Five Myths about Falls. That's our topic today on Ask the Hearing Doctors.
Hi, I'm Jim Cuddy and this is at the Hearing Doctors. And I'm joined today by Dr. Wendy Thorne, Dr. of Audiology with Hearing Doctors. The Washington DC Metro area's highest-rated audiology practice with over 1500, five-star reviews. Wendy, great to see you as always.
So falls obviously can be extremely dangerous.
Lead to injury. We all know that there are some certainly some things that you can do to prevent that but an interesting thing. Recently, a National Council on Aging put out a list of myths related to falling. And I think we should go over some of those today. Yes. So I'm going to name them and just let you kind of tell us why this doesn't really make a lot of sense.
Why it is a myth.
Why it is a myth. All right.
So myth number one, falling won't happen to me.
Yes. So falling is more prevalent than I think most people realize. So in the US alone, every year, about one in four adults has a fall. And it can affect any age. So even younger children or teens that are playing sports, they can have concussions which can throw off balance. If you're a migraine sufferer as well, that can really affect your balance, too.
And that can increase your risk of falling as well.
And who hasn't tripped and fallen at some point in their life?
Obviously, I guess it gets a little more dangerous as you get older and that kind of thing. And we'll talk about that in myth number two.
Falling is a natural part of aging.
Yes. It is not. So as you get older, your muscles weaken, your vision gets a little poorer, your hearing loss can degrade and that can all play in a part in making your balance a little unsteady. But it should not always be the natural aging process. Absolutely not.
And there's a lot you can do. You can you can build the muscle.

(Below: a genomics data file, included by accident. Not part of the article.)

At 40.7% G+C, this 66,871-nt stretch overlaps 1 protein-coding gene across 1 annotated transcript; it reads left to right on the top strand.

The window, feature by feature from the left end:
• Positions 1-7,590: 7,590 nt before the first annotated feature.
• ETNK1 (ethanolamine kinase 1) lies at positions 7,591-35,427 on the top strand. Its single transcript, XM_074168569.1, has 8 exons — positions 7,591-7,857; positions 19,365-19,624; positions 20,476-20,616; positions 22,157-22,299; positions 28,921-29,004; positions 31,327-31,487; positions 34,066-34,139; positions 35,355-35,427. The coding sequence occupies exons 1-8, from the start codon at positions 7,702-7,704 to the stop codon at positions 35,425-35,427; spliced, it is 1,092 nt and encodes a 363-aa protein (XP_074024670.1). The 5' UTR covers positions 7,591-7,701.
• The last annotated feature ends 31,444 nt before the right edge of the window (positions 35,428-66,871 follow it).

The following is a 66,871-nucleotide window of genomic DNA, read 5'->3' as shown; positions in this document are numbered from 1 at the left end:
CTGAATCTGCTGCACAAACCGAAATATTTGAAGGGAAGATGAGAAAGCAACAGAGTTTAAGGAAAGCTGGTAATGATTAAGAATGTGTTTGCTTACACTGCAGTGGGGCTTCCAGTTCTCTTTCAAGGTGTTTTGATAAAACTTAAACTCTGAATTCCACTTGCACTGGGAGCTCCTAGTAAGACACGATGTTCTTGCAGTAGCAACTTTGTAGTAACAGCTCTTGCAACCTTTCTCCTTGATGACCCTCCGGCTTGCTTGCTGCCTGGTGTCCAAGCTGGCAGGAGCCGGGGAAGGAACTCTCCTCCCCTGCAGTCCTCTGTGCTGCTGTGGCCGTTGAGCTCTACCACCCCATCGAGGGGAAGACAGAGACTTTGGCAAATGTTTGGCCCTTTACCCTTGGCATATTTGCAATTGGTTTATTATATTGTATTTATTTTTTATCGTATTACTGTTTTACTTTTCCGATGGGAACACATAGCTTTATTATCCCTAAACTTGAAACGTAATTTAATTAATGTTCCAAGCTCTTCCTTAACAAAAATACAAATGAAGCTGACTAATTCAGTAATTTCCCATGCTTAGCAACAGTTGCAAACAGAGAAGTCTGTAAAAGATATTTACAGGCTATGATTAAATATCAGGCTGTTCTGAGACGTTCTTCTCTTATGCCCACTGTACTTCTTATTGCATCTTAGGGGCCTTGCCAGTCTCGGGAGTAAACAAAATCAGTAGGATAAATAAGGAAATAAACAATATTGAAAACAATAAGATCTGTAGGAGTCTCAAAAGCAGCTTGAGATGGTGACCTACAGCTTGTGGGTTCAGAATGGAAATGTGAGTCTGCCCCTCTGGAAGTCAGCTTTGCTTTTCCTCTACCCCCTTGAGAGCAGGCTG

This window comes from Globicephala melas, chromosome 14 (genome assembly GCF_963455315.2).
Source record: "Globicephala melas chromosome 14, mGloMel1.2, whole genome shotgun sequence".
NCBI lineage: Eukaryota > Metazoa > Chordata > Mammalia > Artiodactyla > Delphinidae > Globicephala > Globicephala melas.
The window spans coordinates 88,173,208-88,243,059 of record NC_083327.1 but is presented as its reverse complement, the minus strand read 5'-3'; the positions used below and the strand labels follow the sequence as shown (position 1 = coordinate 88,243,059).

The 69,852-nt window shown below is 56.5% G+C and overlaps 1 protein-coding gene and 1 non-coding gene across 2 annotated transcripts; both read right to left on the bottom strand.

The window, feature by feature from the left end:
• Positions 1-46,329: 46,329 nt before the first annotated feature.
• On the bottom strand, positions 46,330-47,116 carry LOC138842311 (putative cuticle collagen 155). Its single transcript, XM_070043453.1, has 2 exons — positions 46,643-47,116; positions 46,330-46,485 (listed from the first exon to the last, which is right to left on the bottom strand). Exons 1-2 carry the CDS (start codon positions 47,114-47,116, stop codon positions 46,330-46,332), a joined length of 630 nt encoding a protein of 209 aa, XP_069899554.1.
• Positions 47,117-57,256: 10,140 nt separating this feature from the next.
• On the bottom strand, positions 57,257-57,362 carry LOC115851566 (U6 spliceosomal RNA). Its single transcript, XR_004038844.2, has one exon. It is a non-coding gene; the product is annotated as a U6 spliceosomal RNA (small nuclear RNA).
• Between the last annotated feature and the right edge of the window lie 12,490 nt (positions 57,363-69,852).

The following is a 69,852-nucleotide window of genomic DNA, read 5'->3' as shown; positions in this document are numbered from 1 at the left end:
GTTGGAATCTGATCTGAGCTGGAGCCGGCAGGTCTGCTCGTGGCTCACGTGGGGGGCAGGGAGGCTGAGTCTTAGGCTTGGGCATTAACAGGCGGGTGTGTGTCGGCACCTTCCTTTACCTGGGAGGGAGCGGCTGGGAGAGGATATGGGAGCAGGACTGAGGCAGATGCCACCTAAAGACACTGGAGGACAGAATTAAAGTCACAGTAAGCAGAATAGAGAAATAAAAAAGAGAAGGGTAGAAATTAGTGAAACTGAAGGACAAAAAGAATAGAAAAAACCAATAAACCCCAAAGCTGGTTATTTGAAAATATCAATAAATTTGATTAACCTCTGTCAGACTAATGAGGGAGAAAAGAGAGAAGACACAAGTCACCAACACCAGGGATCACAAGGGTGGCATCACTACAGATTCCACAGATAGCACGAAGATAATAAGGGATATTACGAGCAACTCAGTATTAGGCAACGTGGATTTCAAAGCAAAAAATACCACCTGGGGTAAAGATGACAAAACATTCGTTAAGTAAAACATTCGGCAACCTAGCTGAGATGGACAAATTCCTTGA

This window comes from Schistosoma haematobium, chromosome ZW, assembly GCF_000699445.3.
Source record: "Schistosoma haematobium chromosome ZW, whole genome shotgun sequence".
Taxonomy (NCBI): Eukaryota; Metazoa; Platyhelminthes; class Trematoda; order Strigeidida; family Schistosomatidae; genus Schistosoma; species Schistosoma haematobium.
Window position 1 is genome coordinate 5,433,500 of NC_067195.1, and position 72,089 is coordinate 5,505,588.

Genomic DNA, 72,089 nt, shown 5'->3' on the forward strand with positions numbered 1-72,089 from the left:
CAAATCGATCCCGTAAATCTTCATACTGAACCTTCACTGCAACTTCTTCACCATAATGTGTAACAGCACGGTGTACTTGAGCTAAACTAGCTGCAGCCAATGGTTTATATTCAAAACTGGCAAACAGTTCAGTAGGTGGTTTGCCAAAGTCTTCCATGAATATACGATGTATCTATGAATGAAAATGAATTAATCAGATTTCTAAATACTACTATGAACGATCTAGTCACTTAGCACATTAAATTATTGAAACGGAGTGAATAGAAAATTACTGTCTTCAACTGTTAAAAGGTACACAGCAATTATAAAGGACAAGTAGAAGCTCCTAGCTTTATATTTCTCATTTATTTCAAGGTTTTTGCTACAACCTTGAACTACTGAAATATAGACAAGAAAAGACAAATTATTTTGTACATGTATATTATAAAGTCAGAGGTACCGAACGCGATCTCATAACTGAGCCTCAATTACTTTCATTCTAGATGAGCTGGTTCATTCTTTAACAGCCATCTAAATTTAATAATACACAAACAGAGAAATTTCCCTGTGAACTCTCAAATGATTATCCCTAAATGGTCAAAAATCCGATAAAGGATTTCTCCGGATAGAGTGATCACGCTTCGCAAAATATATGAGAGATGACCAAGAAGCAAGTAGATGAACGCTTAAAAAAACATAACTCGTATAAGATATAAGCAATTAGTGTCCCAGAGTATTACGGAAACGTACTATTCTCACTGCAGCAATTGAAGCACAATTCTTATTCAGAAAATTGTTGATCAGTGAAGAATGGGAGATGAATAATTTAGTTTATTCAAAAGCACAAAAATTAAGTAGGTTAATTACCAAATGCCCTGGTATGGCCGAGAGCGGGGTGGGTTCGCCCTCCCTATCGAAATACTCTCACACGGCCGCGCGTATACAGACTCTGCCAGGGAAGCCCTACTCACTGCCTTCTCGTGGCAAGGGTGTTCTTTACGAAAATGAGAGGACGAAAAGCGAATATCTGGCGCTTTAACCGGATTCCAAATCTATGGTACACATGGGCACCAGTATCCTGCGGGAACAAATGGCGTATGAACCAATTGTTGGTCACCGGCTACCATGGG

Absolutely. And that kind of thing to to help prevent.
Myth number three, if I reduce my activities, this is the opposite of what I was saying as a solution. If I reduce my activities and stay home, I won't fall.
I mean, if you stay in bed all day, you probably will not have a fall. But that is also not good for you. You know, you want to be out. You want to be around at home. Though there are a lot of cautions to be aware of, of falls. Getting in and out of the bathtub or the shower can be very dangerous. So those are all, you can fall anywhere at home, just as likely as being out in public.
I was thinking about it. If you have a pet cat or a dog that runs through the room and runs between your legs. And again, it doesn't matter how old you are.
Oh, there you go.
Yes. My cat loves to do that. So I have had many of falls from that.
I don't know if there's a cat that doesn't love to do it.
Myth number four, prescribed medication won't increase my risk of falling.
Absolutely. Not. So a lot of side effects from medication can be drowsiness and dizziness. I think those are tend to be the top two side effects for a lot of medications. Even just over-the-counter things. And that being drowsy, being dizzy can absolutely, absolutely increase your risk of falling.
And we should point out, I think prescribed medicine or medication, it doesn't necessarily mean it's a narcotic because everything has some sort of side effect, as you point out.
Yeah. Antibiotics, lots of different things.
All right. Myth number five, I don't want to use my walker or cane. It will make me more dependent.
So I would say the truth of that is actually the opposite. So using a walker cane will make you more independent. When you are not using a walker or cane, you're kind of relying on other people to help you to feel steady. They've also found research that says if you fall and break your hip, you're more likely to have premature death within two years.
So using a walker or cane to make sure that you stay steady is super important. Having those assistive devices can also help you go out, be social, go to events that you want to be because you feel comfortable with those devices.
Take ownership. Be proud of it that you can get out there and enjoy your friends and it's just going to be so important for you mentally. Yes. Especially as you're getting older.
Yeah. I mean, we don't want anybody to feel isolated staying at home. That's not good for your mental health, your hearing, your overall well-being. So if you're feeling unsteady, it's good to have those extra devices to help you feel comfortable.
Absolutely. So, Wendy, in conclusion, what would you tell folks.
If you're concerned about your balance or feeling steady, talk to your doctor. You can also call us here at Hearing Doctors. We do a full balance assessment and diagnostic testing. And from there, we can always help you feel more steady, feel more comfortable.
And get people out into the world where they belong.
Wendy, thank you so much.
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